It was a pleasant sunny winter Saturday. It had almost been six months since my friends and I had advanced from the co-ed primary campus in a school system in Mianwali to the boys-only college campus for middle school. It was the last period and Sir Asim* was introducing us to the new boring practice of writing explanations for Urdu poetry. I looked up at the huge clock hanging over the chalkboard because I was impatiently waiting for the class to be over and the weekend to begin.
I could see from the corner of my eye that my friend was trying to grab my attention, but I kept looking towards Sir Asim, completely ignoring my friend. Nobody wanted to mess with Sir Asim and I knew better. My older brother, in 10th grade at the same school, had told me that Sir Asim had two eyes in the back of his head. We had seen it ourselves when one of my classmates got caught doing something Sir Asim deemed inappropriate while he was writing on the chalkboard. Sir Asim called him to the front of the class, made him bend down, grabbed both of his ears, twisted them like he was revving up a motorbike and finished with a signature loud smack on his back.
That was warning enough for me to not risk getting in trouble during class.
The school bell rang loud, and we quickly shuffled to get our things to leave school. We lived in a safe and gated colony in the middle of nowhere and everyone knew everyone. Usually, at the end of a school day, we would get on our bicycles and do whatever we wanted on the premises of the colony we lived in. We picked wild berries in the undeveloped outskirts of the colony, had bicycle races on the solitary runway in the colony and played cricket or other games in the many sports facilities inside the colony.
I was packing my school bag when my friend came up to tell me we could go to the new computer lab in the school for an hour before we headed home. The new computer teacher Sir Bilal* had allowed us to come to the lab after school to play “Dangerous Dave” on the old 486s. Computer education was a new thing in those days and apart from two introductory classes when the new department started, there wasn’t much reason for sixth graders to be interacting with Sir Bilal or go to the computer lab. But my friends and I had struck up a friendship of sorts with Sir Bilal and our friendship allowed us the opportunity to go to the computer lab and play video games every once in a while.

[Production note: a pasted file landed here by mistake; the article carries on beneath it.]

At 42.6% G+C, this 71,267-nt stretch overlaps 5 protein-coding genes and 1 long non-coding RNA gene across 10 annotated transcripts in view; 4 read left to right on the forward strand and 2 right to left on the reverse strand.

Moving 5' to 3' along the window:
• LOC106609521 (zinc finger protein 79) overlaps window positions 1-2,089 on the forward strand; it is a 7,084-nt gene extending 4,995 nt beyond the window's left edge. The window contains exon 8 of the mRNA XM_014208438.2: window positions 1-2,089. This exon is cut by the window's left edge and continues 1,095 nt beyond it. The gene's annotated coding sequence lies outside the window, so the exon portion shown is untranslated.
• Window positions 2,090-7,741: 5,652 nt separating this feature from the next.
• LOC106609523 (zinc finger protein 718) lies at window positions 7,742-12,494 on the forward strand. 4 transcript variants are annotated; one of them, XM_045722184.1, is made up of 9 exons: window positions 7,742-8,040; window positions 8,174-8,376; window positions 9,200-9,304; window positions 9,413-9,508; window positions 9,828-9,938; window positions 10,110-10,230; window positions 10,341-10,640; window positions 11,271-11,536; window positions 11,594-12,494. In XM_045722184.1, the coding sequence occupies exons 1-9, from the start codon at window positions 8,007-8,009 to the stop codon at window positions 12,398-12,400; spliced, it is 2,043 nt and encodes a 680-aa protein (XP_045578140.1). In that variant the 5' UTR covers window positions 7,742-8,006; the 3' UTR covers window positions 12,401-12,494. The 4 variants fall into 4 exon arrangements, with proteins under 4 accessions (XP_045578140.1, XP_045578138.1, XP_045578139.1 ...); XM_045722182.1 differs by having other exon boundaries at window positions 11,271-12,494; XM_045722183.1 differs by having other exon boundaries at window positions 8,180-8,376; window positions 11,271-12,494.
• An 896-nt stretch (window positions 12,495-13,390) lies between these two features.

Sir Bilal was a young man in his mid-to-late twenties. He had pale skin and sported a thin mustache. We saw him working at his desk when we showed up at the computer lab. He greeted us and told us we could turn the computers on and play our games while he finished up work. We rushed to our favorite systems and started playing our beloved video game. A little while later Sir Bilal got up from his desk and came towards us. He stopped by my table and squeezed my shoulders as if he was giving me a shoulder massage. We weren’t much bothered by that, Sir Bilal was a friendly guy. He then moved on to my friend sitting next to me and leaned down on him from behind. He rubbed his cheek against my friend’s face as he talked to my friend but I could see from my friend’s face he wasn’t comfortable with that.
But Sir Bilal was oblivious to my friend’s discomfort. As as soon as he finished talking to my friend, he turned and kissed him on the cheek as he came back towards me and my other friend sitting with me.
He stood next to me and spoke to that friend once again. He leaned against me to reach out to my friend’s keyboard. I could feel Sir Bilal's groin pressed against my right arm. He moved as he talked to my friend, rubbing himself against my arm. I slid my chair a little to the left and with that, Sir Bilal stopped grinding himself against my arm and went back to his desk. We kept playing for another ten minutes but none of us could concentrate. Our minds were racing because of what had just happened.
I eventually gave my friends the look; we turned off the computers and got our bags. As we walked towards the door, Sir Bilal was already waiting for us at the door. I said goodbye to him, trying to avoid eye contact. He hugged me and then he kissed me on my lips. The shock of the kiss petrified me. I felt confused and violated. I wanted to run out of the computer lab as fast as I could but my legs felt cemented to the ground.
He stopped kissing me and moved on to do the same to my other friends as I walked out of the computer lab. Sir Bilal closed the door of the computer lab behind us and we silently walked to the bike parking to get our bicycles. We said nothing to each other and pedaled away to our houses. Despite nothing being said, I could sense there was a silent agreement between us. We would never go back to the computer lab or talk about what happened ever again.
A year later my father was transferred and we moved away from Mianwali. I eventually forgot about Sir Bilal and what happened in the computer lab that day as I adjusted to my new school and new friends. I grew up, and I moved on.